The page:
The new child abduction regime in the European Union: symbiotic relationship or forced partnership?

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    Abstract

    On 1 March 2005 a new regime entered into force for the treatment of cases of child abduction within the European Union. The instrument hitherto applicable, the 1980 Hague Convention on the Civil Aspects of International Child Abduction, remains operational but it is now “complemented” by provisions found in the new Brussels II Regulation. The primary effect of this unorthodox and controversial partnership of regional and international instruments is to afford the State of habitual residence ultimate control of a child's destiny where a wrongful removal or wrongful retention is established. This article explores how this compromise solution came about, evaluates to what extent the new rules can work with the old and then considers what the new regime is likely to mean for the treatment of child abduction cases in Europe.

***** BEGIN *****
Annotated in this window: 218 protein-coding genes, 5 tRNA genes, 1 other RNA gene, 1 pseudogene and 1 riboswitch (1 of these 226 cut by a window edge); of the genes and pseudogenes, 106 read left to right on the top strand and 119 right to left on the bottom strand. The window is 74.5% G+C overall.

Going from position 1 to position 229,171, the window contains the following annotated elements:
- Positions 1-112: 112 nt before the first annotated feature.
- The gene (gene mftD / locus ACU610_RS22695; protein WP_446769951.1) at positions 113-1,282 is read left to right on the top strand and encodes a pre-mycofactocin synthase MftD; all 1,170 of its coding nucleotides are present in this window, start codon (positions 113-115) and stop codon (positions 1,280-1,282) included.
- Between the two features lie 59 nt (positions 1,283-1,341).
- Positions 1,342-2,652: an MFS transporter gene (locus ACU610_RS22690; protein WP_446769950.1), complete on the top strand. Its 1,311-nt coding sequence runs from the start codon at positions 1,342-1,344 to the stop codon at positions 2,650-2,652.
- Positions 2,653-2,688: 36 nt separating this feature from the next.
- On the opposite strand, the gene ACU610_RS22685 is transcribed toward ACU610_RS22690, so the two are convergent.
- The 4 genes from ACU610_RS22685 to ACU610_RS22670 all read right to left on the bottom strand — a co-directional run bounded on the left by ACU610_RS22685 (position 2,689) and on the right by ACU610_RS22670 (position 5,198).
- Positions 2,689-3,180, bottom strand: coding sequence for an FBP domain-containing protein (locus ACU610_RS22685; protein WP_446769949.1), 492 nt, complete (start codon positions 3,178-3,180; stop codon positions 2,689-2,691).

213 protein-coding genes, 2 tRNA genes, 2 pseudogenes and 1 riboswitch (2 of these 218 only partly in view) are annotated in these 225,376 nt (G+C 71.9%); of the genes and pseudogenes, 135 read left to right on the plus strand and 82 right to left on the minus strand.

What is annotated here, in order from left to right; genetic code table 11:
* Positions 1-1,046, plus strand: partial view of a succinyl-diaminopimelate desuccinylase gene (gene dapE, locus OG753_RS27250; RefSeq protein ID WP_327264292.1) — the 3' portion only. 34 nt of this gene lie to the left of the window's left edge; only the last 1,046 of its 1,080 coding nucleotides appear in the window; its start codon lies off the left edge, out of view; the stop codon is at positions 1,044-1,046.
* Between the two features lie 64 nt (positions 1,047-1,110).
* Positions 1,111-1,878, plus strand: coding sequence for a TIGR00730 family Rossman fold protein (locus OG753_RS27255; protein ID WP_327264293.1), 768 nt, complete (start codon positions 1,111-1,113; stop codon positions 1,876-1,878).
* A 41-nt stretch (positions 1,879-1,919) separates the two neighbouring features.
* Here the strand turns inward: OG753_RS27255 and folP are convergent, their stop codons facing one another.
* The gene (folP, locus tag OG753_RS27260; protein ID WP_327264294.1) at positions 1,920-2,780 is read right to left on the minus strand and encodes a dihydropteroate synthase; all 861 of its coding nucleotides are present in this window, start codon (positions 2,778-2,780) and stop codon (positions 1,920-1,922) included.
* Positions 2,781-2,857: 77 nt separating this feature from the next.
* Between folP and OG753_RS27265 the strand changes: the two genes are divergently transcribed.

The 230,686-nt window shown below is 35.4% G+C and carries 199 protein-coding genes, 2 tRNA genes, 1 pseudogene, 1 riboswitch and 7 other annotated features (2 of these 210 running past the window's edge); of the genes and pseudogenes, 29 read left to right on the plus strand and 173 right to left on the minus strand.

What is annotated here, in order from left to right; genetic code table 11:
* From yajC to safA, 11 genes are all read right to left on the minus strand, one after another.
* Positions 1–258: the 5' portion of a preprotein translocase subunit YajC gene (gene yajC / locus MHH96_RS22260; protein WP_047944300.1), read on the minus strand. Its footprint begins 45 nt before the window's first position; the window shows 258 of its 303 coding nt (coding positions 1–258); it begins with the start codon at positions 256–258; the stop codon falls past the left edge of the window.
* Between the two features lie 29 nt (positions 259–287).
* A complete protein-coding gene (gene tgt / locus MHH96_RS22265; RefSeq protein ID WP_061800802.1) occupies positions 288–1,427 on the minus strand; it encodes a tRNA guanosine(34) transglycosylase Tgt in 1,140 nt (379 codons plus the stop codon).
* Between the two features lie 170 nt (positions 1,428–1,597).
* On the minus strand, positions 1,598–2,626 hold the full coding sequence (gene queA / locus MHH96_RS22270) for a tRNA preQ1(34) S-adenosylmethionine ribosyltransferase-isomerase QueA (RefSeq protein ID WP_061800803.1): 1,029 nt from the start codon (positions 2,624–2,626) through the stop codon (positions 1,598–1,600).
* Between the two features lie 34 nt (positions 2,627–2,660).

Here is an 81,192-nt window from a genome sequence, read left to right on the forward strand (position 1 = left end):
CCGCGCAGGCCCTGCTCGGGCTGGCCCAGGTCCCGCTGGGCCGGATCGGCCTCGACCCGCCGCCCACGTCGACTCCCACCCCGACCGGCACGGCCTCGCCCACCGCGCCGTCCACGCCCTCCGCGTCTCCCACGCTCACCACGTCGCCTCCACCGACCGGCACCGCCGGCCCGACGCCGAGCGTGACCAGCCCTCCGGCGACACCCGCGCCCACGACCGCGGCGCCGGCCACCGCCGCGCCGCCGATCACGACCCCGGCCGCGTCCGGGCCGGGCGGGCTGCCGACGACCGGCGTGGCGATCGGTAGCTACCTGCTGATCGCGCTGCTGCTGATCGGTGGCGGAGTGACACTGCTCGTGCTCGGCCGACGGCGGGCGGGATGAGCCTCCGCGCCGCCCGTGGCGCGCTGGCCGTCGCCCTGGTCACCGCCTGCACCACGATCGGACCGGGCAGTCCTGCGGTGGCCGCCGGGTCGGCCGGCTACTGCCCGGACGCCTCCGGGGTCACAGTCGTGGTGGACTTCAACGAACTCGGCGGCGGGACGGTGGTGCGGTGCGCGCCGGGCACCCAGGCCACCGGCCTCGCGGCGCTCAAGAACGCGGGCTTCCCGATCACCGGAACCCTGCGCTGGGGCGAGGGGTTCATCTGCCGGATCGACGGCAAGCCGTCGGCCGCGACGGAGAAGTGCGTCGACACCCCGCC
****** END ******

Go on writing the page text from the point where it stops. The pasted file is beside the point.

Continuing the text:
Original languageEnglish
    Pages (from-to)5-34
    Number of pages30
    JournalJournal of Private International Law
    Volume1
    Issue number1
    Publication statusPublished - 2005

    Keywords

    • Child abduction
    • European Union (EU)
    • Hague Convention on the Civil Aspects of International Child Abduction (1980)
    • Brussels II Regulation
    • Wrongful removal
    • Wrongful retention

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